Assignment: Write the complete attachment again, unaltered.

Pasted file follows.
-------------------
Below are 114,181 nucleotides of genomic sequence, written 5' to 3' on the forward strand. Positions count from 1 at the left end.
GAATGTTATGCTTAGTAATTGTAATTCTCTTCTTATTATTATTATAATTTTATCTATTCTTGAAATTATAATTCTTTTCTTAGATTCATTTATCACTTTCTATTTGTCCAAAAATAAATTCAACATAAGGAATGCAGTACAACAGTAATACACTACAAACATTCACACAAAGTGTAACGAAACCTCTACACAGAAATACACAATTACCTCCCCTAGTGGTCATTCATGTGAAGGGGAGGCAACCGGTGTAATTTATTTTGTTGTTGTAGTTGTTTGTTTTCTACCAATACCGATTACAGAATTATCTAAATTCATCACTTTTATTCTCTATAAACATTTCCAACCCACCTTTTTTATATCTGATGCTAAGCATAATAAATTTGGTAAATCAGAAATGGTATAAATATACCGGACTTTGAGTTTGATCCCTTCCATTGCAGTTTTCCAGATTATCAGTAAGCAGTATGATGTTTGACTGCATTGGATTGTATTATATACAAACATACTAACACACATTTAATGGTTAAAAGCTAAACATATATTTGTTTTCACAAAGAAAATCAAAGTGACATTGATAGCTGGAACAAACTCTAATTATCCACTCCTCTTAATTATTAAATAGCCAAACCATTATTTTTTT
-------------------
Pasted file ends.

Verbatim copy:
Below are 114,181 nucleotides of genomic sequence, written 5' to 3' on the forward strand. Positions count from 1 at the left end.
GAATGTTATGCTTAGTAATTGTAATTCTCTTCTTATTATTATTATAATTTTATCTATTCTTGAAATTATAATTCTTTTCTTAGATTCATTTATCACTTTCTATTTGTCCAAAAATAAATTCAACATAAGGAATGCAGTACAACAGTAATACACTACAAACATTCACACAAAGTGTAACGAAACCTCTACACAGAAATACACAATTACCTCCCCTAGTGGTCATTCATGTGAAGGGGAGGCAACCGGTGTAATTTATTTTGTTGTTGTAGTTGTTTGTTTTCTACCAATACCGATTACAGAATTATCTAAATTCATCACTTTTATTCTCTATAAACATTTCCAACCCACCTTTTTTATATCTGATGCTAAGCATAATAAATTTGGTAAATCAGAAATGGTATAAATATACCGGACTTTGAGTTTGATCCCTTCCATTGCAGTTTTCCAGATTATCAGTAAGCAGTATGATGTTTGACTGCATTGGATTGTATTATATACAAACATACTAACACACATTTAATGGTTAAAAGCTAAACATATATTTGTTTTCACAAAGAAAATCAAAGTGACATTGATAGCTGGAACAAACTCTAATTATCCACTCCTCTTAATTATTAAATAGCCAAACCATTATTTTTTT